Renewing the PMP certification : CCR Program

Renewing the PMP certification : CCR Program

Avantika Monnappa

Last updated March 15, 2017


The minute you pass your PMP® exam, you will have to work towards the CCR (Continuing Certification Requirements) program to maintain your PMP® credential and an active certification status. Each PMP® certification cycle lasts for three years during which you will need to earn 60 PDUs (Professional Development Units) to renew your certification at the end of the cycle. Once you have successfully completed a single cycle, another new three year cycle begins.

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If you cannot earn the specified amount of PDUs by the end of the third anniversary of your PMP® credential, there will be a 1 year suspension of your credential after which it will no longer be valid.

NOTE: The next renewal cycle will begin from the end of the third anniversary of the last cycle, irrespective of whatever your credential status is active or suspended.

How to determine your certification / CCR cycle

Your first Certification/CCR cycle begins from the day you pass the exam. Your first certification/CCR ends on the third anniversary day of passing the exam. Therefore, you need to renew your PMP® credential one day before the third anniversary of passing the exam. Your next CCR cycle also starts on the third anniversary of passing the exam.

Changes in PDU

The Intensive research conducted by PMI® on the changing trends in global Market has led to the evolution in the way the PMP® certificate will be earned and retained.

The PMI® CCR Program was mainly designed to help an individual in the growth and development as a profession. With the evolution of the business environment, the PMI® decided that the program also needed adaptation to provide the development of the new employer desired needs.

Employers now need the project practitioners to have skills under the leadership and business intelligence domain.

The ideal skill set — the PMI® Talent Triangle — is a combination of technical, leadership, and strategic and business management expertise.

The PMI Talent Triangle outlines the three sections

NOTE: The next renewal cycle will begin from the end of the third anniversary of the last cycle, irrespective of whatever your credential status is active or suspended.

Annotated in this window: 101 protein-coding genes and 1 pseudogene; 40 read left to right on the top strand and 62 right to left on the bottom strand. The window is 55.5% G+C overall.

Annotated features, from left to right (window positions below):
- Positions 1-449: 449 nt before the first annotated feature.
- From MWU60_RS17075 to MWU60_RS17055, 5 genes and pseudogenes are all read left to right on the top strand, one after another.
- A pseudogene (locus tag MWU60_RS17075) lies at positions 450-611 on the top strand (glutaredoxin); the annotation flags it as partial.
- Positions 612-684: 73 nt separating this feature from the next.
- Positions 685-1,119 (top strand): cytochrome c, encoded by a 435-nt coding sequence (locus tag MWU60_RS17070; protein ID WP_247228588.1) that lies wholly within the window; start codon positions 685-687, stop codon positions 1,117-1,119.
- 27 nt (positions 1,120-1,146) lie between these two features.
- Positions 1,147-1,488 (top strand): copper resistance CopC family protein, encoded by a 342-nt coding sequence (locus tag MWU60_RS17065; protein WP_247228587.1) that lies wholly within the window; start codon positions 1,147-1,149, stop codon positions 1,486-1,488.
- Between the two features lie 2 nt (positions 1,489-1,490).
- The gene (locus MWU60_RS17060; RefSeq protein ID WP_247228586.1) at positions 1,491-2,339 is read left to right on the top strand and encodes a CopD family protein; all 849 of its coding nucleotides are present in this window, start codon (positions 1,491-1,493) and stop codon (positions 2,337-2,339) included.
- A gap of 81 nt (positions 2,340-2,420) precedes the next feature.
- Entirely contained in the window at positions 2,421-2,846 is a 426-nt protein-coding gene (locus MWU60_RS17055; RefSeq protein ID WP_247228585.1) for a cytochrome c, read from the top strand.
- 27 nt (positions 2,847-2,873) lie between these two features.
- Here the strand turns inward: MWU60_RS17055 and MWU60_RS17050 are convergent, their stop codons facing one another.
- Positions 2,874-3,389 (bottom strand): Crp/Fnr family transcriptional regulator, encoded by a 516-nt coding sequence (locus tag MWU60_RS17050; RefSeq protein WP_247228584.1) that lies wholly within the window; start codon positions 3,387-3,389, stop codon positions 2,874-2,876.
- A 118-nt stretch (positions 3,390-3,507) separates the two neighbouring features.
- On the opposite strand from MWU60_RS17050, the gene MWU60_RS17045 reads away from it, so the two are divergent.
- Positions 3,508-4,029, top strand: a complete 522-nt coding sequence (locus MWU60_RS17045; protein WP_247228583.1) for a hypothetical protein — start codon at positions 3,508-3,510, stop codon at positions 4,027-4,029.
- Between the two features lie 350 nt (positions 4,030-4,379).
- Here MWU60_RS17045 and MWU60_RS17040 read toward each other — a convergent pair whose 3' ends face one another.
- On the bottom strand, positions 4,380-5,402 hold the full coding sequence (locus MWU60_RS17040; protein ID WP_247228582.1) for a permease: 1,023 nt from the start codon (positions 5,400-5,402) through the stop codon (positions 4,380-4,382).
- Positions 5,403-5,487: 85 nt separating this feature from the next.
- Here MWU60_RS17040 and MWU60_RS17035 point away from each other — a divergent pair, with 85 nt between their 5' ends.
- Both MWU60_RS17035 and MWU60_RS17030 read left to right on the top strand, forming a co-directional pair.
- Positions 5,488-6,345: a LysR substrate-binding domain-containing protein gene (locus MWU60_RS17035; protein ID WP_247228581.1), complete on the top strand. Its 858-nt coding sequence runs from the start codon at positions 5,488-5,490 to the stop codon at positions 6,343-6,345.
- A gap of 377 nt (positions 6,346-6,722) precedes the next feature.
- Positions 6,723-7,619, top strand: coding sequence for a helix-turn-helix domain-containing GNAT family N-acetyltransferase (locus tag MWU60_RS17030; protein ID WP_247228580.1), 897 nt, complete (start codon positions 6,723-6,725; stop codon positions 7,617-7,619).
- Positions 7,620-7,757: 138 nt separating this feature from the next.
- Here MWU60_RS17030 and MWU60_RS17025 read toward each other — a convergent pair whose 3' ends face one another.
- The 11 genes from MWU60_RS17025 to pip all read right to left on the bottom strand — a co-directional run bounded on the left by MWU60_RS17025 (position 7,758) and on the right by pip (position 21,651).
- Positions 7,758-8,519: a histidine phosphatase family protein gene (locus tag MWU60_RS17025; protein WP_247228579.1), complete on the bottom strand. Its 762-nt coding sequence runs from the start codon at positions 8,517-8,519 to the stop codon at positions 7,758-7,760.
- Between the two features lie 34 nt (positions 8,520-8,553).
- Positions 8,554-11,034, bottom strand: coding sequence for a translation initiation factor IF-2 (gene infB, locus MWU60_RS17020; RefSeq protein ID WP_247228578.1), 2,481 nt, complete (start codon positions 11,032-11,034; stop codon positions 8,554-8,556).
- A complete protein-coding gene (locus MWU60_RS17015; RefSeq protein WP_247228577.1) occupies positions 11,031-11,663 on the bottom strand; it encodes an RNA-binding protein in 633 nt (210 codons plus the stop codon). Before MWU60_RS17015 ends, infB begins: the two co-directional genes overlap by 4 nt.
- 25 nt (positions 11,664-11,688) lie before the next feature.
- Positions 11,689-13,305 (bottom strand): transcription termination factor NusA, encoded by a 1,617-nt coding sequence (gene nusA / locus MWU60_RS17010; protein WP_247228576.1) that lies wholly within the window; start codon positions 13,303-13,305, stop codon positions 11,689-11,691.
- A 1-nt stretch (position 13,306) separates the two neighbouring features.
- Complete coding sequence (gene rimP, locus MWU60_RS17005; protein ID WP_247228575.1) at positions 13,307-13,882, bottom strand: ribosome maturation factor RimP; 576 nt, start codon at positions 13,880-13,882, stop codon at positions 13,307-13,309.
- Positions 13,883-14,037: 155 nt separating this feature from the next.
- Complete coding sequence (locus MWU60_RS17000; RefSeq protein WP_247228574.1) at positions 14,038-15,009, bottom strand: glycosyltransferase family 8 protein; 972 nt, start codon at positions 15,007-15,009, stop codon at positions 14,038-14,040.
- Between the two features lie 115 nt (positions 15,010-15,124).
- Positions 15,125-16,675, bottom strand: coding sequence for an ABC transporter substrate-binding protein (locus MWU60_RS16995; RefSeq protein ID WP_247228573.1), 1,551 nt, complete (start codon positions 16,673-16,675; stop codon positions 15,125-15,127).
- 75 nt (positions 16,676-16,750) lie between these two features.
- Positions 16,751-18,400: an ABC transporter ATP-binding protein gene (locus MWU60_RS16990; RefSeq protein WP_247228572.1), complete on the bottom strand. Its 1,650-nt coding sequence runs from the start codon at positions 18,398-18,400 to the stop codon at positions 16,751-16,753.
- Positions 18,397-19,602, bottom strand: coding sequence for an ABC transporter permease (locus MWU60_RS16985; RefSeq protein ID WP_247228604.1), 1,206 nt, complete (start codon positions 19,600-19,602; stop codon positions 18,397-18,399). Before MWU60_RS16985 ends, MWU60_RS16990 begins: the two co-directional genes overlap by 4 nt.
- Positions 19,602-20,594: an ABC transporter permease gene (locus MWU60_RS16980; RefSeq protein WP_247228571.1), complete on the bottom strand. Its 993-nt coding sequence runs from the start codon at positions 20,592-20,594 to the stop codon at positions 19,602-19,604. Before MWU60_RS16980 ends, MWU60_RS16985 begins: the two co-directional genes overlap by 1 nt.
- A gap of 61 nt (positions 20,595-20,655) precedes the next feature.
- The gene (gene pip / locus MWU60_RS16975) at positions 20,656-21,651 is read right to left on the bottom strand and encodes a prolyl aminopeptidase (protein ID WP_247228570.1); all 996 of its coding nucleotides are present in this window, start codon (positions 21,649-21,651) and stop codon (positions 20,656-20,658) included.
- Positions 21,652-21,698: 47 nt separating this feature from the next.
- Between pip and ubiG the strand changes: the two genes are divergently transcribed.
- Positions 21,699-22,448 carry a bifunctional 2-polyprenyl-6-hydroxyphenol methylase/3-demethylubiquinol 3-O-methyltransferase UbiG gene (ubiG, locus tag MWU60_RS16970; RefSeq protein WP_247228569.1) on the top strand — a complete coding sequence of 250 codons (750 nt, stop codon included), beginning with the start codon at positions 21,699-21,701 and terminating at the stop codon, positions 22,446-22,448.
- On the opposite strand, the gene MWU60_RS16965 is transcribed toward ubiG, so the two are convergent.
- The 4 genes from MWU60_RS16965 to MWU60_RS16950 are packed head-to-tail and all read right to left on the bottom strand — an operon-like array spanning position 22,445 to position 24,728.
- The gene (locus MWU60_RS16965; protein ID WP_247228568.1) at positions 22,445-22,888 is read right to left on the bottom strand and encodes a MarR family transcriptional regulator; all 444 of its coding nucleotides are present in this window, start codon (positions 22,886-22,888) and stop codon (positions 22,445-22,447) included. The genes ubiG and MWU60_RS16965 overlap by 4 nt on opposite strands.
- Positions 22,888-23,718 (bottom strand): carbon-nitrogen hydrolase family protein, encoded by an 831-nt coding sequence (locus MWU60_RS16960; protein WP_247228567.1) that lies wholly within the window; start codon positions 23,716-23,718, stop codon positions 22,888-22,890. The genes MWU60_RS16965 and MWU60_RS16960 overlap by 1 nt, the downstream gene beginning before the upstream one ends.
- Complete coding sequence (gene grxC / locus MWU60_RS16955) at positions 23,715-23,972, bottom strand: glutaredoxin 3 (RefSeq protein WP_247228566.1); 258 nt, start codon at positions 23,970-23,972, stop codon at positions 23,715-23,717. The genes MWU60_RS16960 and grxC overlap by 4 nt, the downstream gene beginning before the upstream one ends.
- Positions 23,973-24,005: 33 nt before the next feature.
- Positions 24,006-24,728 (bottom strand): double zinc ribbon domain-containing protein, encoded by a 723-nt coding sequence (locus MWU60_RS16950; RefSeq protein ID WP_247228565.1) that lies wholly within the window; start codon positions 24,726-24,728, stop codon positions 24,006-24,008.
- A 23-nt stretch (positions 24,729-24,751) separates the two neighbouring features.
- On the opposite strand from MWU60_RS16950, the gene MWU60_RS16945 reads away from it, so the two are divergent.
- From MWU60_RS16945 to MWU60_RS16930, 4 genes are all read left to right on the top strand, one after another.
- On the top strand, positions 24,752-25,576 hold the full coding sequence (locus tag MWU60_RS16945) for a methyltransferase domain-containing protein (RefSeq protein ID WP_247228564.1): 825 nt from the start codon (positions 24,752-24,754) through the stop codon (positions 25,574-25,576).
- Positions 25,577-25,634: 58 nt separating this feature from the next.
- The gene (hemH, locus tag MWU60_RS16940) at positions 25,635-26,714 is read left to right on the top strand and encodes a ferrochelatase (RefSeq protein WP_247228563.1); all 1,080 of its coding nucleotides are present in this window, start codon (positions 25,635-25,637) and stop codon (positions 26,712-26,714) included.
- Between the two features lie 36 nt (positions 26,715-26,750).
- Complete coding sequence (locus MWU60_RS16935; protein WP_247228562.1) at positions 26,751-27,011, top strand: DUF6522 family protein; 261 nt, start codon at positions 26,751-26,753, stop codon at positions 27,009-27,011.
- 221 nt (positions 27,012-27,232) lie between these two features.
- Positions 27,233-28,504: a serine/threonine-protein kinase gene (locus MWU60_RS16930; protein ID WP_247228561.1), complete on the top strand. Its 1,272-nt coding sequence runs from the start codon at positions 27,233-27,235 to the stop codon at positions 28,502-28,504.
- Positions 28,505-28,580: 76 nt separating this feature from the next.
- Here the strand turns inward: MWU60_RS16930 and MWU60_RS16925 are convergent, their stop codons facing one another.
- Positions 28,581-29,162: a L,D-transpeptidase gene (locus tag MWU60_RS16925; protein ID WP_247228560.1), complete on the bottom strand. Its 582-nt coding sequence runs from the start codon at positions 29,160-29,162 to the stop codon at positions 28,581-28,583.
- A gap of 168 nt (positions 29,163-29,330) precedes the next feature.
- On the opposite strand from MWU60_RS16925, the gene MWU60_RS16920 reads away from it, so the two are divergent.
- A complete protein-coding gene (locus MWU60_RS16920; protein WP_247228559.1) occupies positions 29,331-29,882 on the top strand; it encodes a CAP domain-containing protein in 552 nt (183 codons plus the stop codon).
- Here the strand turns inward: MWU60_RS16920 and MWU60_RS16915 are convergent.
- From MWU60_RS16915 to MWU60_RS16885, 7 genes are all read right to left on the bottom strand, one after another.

kill areas employers need. They are as follows:

Technical Project Management: Knowledge, skills and behaviors related to specific domains of Project, Program and Portfolio Management.

Examples are: Advanced project management, Techniques to improve your WBS, How to gather and document requirements, Risk management for your portfolio.

66% of organizations say that technical project skills are the most di cult to find. However 96% indicate that these are the most teachable.

Leadership: Knowledge, skills and behaviors specific to leadership-oriented skills that help an organization achieve its business goals.

Examples are: negotiation, communication, motivation, problem solving, and conflict resolution, etc.

75% of organizations rank leadership skills as the most important for successful navigation of complexity in projects. 71% of organizations rank leadership skills as the most important for long-term success of project managers.

Strategic and Business Management: Knowledge of and expertise in the industry or organization that enhances performance and better delivers business outcomes.

Examples are: product knowledge, industry knowledge, business acumen, innovation strategy alignment, market strategy alignment, differentiation strategy alignment, customer strategy alignment, finance, marketing, and so on.